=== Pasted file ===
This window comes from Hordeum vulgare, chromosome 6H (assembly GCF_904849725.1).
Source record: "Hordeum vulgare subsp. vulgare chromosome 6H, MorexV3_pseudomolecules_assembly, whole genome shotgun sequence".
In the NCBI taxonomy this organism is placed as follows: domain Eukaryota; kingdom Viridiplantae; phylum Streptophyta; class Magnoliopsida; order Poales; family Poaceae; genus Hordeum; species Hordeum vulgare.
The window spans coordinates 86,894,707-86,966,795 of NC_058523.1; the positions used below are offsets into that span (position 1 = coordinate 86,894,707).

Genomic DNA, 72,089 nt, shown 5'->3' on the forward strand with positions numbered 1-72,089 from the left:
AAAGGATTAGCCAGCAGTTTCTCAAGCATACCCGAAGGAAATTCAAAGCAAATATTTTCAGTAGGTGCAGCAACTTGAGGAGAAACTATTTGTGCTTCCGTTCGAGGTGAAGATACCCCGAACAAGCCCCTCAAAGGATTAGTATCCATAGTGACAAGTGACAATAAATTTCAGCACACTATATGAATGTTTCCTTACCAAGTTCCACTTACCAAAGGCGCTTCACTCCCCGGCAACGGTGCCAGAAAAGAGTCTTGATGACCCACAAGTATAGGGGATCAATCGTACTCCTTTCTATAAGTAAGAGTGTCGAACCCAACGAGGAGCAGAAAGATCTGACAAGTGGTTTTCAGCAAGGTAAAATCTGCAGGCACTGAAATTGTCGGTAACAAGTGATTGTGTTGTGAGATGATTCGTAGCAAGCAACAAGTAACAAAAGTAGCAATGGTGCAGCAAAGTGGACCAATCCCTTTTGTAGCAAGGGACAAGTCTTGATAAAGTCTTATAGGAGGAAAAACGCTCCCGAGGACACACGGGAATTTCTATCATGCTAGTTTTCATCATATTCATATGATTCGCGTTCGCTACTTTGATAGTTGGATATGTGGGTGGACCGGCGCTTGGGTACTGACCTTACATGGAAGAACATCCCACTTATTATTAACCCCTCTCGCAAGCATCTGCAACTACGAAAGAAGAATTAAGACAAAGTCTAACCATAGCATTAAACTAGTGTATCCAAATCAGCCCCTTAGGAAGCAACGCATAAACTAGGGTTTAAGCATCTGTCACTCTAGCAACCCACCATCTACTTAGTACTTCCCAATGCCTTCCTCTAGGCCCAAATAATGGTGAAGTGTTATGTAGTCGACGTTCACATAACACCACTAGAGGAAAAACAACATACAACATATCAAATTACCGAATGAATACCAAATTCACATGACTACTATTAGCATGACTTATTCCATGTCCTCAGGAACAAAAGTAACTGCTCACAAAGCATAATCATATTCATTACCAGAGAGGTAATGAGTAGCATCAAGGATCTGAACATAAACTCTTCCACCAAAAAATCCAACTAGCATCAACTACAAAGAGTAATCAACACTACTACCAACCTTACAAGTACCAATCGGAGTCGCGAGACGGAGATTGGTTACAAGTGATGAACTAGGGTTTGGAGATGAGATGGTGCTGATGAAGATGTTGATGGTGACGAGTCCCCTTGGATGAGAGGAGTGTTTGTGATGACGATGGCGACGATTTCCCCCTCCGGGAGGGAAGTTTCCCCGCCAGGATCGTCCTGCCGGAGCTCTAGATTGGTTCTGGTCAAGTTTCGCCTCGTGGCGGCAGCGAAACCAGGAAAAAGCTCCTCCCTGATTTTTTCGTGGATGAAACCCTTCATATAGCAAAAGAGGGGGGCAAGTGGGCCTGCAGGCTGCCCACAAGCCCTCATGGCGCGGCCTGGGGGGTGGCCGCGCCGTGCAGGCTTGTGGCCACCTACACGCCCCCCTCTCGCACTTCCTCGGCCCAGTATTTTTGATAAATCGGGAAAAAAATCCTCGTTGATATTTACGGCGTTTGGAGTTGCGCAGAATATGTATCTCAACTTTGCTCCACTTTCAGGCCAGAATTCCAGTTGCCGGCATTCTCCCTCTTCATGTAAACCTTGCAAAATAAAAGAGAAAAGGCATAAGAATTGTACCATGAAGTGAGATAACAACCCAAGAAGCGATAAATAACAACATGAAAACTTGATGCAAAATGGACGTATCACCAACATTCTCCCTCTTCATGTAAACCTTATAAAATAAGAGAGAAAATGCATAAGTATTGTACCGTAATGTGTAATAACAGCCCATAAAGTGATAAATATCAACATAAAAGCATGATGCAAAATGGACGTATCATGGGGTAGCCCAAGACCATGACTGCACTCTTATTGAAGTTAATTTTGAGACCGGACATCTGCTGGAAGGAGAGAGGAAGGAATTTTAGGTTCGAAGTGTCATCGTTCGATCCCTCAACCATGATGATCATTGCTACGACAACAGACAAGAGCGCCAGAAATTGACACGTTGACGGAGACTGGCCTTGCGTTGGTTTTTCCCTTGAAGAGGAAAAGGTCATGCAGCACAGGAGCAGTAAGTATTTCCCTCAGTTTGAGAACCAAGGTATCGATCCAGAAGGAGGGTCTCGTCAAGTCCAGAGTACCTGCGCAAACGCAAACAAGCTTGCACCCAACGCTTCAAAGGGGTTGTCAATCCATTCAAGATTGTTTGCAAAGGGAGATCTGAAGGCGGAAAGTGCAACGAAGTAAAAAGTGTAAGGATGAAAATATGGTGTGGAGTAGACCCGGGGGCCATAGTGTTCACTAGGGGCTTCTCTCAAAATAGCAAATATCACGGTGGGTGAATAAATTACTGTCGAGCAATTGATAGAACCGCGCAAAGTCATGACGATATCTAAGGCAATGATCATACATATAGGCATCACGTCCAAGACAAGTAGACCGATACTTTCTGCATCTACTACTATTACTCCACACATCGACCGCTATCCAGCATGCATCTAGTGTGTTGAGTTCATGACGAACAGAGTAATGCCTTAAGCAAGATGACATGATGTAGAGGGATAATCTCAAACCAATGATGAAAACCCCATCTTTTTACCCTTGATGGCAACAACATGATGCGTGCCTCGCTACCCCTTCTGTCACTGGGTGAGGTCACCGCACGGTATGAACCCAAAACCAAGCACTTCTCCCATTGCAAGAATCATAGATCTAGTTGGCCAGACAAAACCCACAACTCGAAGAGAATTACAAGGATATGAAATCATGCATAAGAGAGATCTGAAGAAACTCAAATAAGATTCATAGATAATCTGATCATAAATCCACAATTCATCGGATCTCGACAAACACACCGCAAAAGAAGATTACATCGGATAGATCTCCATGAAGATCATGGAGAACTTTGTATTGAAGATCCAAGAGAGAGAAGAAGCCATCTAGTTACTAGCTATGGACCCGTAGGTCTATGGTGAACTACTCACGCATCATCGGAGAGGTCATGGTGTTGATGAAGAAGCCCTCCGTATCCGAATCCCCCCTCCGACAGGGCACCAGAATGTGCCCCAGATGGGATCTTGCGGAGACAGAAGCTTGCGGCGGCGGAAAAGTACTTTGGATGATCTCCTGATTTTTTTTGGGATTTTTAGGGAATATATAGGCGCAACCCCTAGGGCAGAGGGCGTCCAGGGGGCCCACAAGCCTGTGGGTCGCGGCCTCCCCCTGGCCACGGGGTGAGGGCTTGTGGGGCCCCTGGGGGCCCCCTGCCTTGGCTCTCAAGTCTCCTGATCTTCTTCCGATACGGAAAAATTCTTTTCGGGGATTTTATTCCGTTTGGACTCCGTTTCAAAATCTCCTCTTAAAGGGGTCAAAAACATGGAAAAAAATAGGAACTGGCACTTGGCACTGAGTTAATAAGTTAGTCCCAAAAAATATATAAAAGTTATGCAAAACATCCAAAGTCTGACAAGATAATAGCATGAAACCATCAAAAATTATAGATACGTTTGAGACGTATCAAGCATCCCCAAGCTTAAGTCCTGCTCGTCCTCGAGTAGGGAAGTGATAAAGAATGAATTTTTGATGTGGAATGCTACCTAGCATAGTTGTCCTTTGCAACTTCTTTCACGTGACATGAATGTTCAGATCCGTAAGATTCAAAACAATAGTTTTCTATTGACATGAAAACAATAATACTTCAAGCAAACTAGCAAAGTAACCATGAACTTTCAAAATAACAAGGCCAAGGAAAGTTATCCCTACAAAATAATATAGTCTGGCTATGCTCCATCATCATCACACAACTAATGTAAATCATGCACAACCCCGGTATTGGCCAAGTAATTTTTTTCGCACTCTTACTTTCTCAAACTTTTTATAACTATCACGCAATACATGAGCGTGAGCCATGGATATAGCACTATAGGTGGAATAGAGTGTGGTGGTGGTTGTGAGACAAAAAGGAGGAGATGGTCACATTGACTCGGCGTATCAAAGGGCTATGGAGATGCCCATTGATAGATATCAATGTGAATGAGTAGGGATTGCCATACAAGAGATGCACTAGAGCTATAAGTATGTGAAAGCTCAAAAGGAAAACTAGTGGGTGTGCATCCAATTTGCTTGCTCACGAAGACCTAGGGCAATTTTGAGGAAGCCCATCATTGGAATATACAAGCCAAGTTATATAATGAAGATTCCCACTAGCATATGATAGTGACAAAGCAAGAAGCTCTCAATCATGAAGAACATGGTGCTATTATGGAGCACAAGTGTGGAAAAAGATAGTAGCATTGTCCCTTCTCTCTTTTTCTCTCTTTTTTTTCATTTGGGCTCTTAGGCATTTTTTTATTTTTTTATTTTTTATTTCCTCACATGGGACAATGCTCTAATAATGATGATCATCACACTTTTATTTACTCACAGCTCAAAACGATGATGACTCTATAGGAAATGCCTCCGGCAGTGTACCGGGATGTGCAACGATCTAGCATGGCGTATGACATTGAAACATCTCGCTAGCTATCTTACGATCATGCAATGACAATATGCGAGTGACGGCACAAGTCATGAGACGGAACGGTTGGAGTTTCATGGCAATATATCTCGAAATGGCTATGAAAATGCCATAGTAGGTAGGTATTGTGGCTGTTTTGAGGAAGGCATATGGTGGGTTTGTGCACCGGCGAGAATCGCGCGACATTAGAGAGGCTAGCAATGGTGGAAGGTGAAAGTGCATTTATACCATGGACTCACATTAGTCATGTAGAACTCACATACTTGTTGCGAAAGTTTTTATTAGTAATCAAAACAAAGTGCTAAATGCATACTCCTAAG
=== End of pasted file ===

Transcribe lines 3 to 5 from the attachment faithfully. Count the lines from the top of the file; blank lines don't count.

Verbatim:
In the NCBI taxonomy this organism is placed as follows: domain Eukaryota; kingdom Viridiplantae; phylum Streptophyta; class Magnoliopsida; order Poales; family Poaceae; genus Hordeum; species Hordeum vulgare.
The window spans coordinates 86,894,707-86,966,795 of NC_058523.1; the positions used below are offsets into that span (position 1 = coordinate 86,894,707).

Genomic DNA, 72,089 nt, shown 5'->3' on the forward strand with positions numbered 1-72,089 from the left: